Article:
by Sara Lee Burke
Girls born first are unlucky. If they are born into poverty and addiction, they are unluckier still.
Easter Water is the story of a firstborn girl, forced to grow up too soon and sacrifice too much. Hilma spends her days in a logging camp kitchen taking care of her younger siblings. Her parents, exhausted by long days filled with hard work and consumed by their own problems, have little left for their children.
But there are angels among us, and Hilma finds them. Henri and Helen provide a refuge, until jealousy and anger put an end to it. Clairvoyant Sister Nicole allows Hilma to claim as her own, some surprisingly prophetic visions. And Cook is her champion, insisting she get the only thing she has ever dared to want.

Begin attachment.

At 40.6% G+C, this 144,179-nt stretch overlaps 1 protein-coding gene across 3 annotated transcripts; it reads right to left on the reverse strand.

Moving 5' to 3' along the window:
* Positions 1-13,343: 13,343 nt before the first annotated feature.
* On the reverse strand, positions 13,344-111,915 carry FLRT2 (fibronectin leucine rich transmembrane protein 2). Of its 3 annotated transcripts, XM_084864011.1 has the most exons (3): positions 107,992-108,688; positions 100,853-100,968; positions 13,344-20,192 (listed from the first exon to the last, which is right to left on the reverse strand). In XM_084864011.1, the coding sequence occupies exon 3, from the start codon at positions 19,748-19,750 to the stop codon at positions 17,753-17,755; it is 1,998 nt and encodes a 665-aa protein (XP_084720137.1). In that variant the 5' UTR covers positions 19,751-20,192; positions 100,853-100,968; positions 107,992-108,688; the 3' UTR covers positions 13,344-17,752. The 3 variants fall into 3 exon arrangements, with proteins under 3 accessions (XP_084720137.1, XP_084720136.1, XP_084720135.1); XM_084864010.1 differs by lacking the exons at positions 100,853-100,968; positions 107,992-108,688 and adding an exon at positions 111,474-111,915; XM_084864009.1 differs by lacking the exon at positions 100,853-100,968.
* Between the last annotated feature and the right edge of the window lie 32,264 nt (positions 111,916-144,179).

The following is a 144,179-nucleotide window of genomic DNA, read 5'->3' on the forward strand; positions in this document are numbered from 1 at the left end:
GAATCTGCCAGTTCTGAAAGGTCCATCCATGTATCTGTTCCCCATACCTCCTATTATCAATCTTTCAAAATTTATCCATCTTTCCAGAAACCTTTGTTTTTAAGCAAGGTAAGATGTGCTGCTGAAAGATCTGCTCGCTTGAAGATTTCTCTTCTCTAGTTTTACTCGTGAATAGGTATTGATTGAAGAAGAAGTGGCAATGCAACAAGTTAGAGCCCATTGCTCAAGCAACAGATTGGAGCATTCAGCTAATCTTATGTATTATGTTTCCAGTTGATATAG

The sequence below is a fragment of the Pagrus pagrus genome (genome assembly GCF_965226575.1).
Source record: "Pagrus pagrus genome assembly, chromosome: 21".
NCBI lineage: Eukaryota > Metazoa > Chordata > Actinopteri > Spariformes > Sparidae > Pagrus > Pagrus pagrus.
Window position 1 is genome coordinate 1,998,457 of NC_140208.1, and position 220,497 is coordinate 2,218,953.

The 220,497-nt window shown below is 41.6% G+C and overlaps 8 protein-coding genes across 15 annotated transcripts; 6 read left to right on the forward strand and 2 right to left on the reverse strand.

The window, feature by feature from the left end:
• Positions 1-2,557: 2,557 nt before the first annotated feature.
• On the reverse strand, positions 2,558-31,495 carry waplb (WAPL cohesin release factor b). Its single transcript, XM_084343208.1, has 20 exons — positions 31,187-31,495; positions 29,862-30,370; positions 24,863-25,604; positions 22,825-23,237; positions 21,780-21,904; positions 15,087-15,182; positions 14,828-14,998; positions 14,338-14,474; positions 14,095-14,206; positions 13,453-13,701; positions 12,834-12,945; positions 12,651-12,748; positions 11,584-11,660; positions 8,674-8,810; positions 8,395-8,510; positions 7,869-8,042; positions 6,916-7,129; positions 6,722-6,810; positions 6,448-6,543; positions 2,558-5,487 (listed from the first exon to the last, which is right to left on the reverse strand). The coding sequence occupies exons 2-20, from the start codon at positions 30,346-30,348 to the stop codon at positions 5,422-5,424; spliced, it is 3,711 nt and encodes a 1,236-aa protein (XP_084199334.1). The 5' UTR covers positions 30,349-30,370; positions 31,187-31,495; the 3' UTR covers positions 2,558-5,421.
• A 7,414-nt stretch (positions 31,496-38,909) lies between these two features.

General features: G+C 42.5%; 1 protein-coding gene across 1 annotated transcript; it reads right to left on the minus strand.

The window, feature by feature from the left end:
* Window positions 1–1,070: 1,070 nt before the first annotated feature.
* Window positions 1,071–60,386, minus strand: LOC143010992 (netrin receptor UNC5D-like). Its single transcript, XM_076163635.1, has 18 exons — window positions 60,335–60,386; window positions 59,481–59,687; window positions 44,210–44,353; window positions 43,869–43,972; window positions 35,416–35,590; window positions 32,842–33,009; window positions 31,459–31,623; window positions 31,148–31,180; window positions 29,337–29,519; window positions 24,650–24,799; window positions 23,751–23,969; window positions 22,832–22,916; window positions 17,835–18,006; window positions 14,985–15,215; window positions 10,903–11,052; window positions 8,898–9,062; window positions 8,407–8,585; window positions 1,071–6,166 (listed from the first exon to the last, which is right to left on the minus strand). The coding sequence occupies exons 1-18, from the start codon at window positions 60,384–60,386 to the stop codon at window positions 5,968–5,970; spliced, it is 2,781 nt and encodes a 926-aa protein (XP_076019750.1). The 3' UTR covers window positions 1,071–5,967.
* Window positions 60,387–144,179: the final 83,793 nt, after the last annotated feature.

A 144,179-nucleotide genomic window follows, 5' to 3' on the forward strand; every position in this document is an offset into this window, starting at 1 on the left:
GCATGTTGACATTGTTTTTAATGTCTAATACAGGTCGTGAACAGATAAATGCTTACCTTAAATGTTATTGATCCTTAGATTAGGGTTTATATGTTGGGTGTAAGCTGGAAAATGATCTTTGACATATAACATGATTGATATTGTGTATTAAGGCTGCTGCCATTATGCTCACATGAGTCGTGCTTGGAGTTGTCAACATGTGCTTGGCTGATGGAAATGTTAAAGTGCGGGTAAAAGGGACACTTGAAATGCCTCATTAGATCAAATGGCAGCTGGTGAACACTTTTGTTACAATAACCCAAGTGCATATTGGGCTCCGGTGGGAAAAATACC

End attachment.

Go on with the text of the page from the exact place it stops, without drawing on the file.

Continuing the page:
The devastation of the Great Depression and fear of impending war compound the family's struggles, as they try to survive in the lumber camps of Quebec and small town Northern Ontario. Torn between protecting those she loves and saving herself, Hilma makes a heartbreaking decision, and comes to understand we make our own luck.
Easter Water is rich in the history of the period and the nostalgia of life far removed from the way we live today. It is a funny and touching look back, with lessons about courage and faith to guide our looking forward.